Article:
Background in music theory helps a lot, but you can also use your ears to help you figure out intuitively where a phrase comes to rest, or steal ideas from a good recording.
To go deeper, consider studying phrasing, perhaps from a book like David McGill’s. (Put that one on your wish list if you haven’t read it already!)
Once the breaths required by the music are in place, you may decide you need more, perhaps because you haven’t worked the piece up to its full tempo yet (or because the piece isn’t written with sensitivity to your desire to survive). Mark in-between “survival” breaths as needed, perhaps in parentheses so you remember which ones they are. Put them in the best places you can find, and execute them as musically as you can, but as your tempo increases you may be able to skip them. If so, be sure to erase them so your marked-in plan stays up to date.
Choosing places for survival breaths is a trial-and-error process. Mark some in and give them a try, then adjust as needed. If you feel uncomfortable while playing, this can lead to panicked decisions on stage, so choose breaths for your comfort.
Particularly for the oboe, you may find you need some “breaths” where you can actually exhale stale air. Mark these clearly, too.
Always update your pencil marks if you decide to change the plan at all, so that your plan is 100% clear and you can practice it in a consistent way. You can change your mind later, as long as you change your marks.
Start early in the process of learning a new piece.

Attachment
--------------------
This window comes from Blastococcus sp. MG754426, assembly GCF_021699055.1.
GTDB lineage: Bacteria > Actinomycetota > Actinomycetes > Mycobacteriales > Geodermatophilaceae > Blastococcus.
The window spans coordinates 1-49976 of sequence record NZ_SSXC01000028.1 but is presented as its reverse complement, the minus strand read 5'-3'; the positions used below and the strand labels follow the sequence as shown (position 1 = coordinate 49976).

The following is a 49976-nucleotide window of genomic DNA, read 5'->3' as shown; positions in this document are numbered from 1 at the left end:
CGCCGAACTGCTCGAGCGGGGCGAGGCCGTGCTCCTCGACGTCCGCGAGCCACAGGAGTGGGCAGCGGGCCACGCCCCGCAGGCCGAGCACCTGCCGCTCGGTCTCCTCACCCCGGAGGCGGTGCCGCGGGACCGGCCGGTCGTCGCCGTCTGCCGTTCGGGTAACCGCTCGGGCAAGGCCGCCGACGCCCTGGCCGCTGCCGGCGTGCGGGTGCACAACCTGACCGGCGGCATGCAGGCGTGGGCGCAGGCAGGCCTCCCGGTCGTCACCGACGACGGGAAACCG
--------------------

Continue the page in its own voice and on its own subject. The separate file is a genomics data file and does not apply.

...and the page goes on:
Mark in musical breaths, which you will observe even if you’re capable of playing longer without stopping.
Mark in survival breaths, if necessary. Use trial and error to get them right.
Practice the breaths just as diligently as you practice the notes.
As you get closer to the performance, you might alter the breathing plan as your interpretation evolves, or as you no longer need some of the survival breaths.
Be strict about keeping the markings current, and about playing just what is marked.
Well-planned, thoroughly-practiced breaths contribute to a relaxed, musical performance.
In software development there’s a concept referred to as “technical debt.” The debt is created when software code is written in a less-than-optimal way. The computer program works, but has some bugs or inefficiencies that will need to be fixed or improved later. Like other kinds of debt, it can be a useful way to get something done now, but will cost more (time, effort, dollars) in the long run.